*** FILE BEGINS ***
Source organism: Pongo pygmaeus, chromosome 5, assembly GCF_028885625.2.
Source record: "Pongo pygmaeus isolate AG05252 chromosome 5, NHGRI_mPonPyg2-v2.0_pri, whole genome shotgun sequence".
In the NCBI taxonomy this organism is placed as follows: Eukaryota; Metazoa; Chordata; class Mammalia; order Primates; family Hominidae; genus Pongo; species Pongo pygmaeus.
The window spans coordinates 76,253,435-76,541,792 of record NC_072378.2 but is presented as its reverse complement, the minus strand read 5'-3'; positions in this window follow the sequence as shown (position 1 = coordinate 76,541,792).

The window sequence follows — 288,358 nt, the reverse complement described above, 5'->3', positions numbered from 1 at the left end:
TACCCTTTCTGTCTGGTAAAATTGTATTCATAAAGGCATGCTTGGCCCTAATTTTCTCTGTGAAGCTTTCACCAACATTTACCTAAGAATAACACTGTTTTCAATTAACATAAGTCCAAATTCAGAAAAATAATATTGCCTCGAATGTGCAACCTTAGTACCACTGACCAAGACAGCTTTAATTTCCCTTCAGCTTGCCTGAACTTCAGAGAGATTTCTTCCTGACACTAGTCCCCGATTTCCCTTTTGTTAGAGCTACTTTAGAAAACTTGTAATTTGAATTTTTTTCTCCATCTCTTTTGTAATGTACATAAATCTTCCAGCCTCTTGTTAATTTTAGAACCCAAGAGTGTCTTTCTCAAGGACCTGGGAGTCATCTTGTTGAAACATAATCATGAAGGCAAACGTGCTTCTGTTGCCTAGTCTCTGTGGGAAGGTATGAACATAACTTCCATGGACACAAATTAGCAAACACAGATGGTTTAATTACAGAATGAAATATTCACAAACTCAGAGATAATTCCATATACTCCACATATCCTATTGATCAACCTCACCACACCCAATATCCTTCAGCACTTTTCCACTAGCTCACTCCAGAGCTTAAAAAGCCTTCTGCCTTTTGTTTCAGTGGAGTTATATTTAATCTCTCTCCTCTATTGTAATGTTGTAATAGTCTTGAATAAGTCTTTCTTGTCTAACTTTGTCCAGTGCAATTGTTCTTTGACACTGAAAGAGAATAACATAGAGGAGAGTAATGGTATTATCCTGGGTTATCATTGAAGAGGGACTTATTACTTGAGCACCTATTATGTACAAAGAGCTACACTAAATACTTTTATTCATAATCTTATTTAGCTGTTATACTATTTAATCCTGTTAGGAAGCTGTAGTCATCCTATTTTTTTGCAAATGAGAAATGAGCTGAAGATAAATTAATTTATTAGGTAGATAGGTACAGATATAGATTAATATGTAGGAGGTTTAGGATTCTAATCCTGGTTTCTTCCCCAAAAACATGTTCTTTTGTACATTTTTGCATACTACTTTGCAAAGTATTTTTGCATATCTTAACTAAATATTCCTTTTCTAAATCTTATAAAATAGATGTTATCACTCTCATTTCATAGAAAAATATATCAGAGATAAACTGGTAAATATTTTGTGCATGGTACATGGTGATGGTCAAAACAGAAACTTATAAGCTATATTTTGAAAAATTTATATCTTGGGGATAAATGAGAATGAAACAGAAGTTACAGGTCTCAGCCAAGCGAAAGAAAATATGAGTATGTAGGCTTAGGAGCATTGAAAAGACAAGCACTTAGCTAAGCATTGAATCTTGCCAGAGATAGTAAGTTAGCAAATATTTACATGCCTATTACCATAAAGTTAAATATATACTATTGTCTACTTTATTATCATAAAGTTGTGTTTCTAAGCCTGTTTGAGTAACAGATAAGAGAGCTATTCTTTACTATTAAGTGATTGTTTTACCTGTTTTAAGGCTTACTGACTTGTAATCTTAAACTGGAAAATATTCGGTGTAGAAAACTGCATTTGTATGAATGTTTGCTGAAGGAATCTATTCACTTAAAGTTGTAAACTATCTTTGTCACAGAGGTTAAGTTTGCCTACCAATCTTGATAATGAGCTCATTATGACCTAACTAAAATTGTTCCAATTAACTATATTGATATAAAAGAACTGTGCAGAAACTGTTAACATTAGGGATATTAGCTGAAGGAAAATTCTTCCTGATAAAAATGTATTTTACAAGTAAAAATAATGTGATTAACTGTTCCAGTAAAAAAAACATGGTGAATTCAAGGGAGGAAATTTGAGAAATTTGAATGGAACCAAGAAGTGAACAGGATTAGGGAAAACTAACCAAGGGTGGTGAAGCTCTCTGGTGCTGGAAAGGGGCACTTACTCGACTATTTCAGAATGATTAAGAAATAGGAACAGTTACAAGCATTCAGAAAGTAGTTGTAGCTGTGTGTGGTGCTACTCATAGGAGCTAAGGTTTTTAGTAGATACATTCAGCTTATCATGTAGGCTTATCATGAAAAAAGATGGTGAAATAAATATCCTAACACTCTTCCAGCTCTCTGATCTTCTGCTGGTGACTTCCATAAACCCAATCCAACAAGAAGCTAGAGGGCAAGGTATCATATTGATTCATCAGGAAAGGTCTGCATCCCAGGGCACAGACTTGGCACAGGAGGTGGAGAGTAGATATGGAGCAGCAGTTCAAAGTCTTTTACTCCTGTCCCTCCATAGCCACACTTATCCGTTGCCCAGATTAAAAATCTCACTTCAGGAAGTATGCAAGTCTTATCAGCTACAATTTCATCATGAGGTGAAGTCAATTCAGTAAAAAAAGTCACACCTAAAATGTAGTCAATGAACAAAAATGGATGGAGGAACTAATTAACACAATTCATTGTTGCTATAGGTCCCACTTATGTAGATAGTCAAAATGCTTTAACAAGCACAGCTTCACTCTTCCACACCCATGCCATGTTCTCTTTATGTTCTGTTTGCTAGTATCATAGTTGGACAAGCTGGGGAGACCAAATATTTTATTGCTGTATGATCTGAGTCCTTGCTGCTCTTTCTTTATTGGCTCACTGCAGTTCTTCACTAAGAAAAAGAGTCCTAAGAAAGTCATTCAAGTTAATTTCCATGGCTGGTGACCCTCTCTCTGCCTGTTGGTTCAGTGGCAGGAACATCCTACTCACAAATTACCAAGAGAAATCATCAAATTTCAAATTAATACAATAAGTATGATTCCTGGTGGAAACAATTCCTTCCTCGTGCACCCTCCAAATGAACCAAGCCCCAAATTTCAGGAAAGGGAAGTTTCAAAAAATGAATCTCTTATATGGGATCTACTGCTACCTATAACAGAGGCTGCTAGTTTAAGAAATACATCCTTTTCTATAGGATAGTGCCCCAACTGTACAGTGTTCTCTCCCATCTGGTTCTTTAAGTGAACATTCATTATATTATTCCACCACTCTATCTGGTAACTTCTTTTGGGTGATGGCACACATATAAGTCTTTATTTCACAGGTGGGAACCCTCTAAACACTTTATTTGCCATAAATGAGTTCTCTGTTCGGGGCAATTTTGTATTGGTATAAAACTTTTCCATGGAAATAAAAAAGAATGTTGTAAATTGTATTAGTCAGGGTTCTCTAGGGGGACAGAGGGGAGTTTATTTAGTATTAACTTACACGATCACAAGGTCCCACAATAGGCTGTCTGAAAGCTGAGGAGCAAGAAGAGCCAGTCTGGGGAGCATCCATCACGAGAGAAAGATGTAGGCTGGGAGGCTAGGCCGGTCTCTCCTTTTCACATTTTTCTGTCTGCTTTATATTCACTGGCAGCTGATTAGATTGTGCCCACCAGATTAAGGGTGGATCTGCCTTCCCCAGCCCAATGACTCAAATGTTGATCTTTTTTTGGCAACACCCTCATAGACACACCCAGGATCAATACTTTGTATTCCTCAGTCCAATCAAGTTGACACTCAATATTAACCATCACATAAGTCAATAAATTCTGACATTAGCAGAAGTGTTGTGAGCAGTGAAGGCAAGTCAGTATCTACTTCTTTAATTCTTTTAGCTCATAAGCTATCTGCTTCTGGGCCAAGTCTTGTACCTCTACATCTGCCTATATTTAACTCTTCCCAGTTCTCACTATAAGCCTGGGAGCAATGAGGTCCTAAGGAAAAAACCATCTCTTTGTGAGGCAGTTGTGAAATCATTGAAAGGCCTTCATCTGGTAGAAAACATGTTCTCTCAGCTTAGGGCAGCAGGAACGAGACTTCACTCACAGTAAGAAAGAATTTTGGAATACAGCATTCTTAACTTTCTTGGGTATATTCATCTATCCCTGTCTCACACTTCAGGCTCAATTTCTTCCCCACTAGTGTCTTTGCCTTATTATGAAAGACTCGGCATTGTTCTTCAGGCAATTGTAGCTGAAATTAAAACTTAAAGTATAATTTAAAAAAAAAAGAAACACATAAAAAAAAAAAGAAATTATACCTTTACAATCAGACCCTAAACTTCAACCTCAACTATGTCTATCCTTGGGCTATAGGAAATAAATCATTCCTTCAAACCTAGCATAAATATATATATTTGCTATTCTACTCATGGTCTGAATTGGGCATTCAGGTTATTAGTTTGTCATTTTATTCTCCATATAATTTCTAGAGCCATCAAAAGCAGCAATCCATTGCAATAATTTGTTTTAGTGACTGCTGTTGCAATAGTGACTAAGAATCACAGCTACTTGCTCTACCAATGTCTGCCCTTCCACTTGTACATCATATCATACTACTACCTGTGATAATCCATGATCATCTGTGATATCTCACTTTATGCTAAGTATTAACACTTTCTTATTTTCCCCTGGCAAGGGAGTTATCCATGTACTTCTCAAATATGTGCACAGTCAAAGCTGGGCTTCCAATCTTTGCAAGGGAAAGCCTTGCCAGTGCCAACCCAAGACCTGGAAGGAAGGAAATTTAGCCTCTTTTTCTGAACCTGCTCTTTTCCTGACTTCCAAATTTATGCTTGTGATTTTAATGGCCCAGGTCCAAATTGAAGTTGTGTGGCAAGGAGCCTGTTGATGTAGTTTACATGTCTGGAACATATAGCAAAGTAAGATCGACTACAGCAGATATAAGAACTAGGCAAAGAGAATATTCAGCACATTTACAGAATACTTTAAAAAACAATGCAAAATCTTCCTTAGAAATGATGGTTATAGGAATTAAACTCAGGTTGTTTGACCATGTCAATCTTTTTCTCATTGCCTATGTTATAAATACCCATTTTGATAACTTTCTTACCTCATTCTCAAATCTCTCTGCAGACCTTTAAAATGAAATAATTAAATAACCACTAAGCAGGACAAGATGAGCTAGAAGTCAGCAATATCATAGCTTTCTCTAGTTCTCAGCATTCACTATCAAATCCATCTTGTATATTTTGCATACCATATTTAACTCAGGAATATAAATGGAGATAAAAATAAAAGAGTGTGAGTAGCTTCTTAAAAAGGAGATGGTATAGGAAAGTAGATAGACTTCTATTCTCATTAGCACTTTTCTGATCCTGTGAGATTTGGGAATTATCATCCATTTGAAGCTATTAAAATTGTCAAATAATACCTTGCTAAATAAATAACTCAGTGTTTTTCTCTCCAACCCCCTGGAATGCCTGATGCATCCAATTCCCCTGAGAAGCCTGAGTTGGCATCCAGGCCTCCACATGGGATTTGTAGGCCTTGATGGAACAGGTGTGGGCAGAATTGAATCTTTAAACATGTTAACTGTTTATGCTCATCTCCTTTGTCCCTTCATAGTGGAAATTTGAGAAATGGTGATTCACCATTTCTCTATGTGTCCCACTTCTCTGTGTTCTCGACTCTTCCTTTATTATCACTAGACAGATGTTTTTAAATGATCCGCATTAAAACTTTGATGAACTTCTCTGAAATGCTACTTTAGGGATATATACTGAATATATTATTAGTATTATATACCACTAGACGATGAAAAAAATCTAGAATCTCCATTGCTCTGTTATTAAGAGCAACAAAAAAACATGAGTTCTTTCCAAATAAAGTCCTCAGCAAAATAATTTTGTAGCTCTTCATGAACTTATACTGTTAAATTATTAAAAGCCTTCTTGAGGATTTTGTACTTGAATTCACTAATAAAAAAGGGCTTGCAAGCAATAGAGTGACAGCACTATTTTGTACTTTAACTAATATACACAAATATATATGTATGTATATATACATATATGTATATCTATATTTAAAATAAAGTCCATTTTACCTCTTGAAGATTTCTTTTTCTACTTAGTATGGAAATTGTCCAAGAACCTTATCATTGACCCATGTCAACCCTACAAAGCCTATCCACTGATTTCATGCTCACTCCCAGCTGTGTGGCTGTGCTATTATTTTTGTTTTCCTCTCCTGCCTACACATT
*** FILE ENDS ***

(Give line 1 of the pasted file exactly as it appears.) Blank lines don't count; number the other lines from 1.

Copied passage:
Source organism: Pongo pygmaeus, chromosome 5, assembly GCF_028885625.2.